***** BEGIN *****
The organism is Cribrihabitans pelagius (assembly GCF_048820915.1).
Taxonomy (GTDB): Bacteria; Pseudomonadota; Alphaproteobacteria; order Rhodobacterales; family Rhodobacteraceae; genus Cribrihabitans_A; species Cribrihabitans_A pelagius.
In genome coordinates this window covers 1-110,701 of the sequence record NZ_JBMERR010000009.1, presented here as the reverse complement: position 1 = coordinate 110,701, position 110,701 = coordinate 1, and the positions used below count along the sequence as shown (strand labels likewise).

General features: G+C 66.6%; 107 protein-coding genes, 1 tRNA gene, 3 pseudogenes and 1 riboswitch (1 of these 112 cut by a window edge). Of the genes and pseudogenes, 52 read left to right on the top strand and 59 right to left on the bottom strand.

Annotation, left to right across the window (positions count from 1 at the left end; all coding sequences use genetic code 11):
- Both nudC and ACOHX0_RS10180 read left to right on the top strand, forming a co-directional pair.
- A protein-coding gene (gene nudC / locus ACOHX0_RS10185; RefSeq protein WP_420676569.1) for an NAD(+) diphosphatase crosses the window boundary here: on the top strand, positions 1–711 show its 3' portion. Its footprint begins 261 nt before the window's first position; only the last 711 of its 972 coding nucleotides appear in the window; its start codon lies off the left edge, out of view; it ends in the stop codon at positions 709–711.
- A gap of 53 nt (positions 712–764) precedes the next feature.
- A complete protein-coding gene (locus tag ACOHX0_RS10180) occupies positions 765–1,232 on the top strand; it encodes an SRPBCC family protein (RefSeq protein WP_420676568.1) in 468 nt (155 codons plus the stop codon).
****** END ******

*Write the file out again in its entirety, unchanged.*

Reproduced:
The organism is Cribrihabitans pelagius (assembly GCF_048820915.1).
Taxonomy (GTDB): Bacteria; Pseudomonadota; Alphaproteobacteria; order Rhodobacterales; family Rhodobacteraceae; genus Cribrihabitans_A; species Cribrihabitans_A pelagius.
In genome coordinates this window covers 1-110,701 of the sequence record NZ_JBMERR010000009.1, presented here as the reverse complement: position 1 = coordinate 110,701, position 110,701 = coordinate 1, and the positions used below count along the sequence as shown (strand labels likewise).

General features: G+C 66.6%; 107 protein-coding genes, 1 tRNA gene, 3 pseudogenes and 1 riboswitch (1 of these 112 cut by a window edge). Of the genes and pseudogenes, 52 read left to right on the top strand and 59 right to left on the bottom strand.

Annotation, left to right across the window (positions count from 1 at the left end; all coding sequences use genetic code 11):
- Both nudC and ACOHX0_RS10180 read left to right on the top strand, forming a co-directional pair.
- A protein-coding gene (gene nudC / locus ACOHX0_RS10185; RefSeq protein WP_420676569.1) for an NAD(+) diphosphatase crosses the window boundary here: on the top strand, positions 1–711 show its 3' portion. Its footprint begins 261 nt before the window's first position; only the last 711 of its 972 coding nucleotides appear in the window; its start codon lies off the left edge, out of view; it ends in the stop codon at positions 709–711.
- A gap of 53 nt (positions 712–764) precedes the next feature.
- A complete protein-coding gene (locus tag ACOHX0_RS10180) occupies positions 765–1,232 on the top strand; it encodes an SRPBCC family protein (RefSeq protein WP_420676568.1) in 468 nt (155 codons plus the stop codon).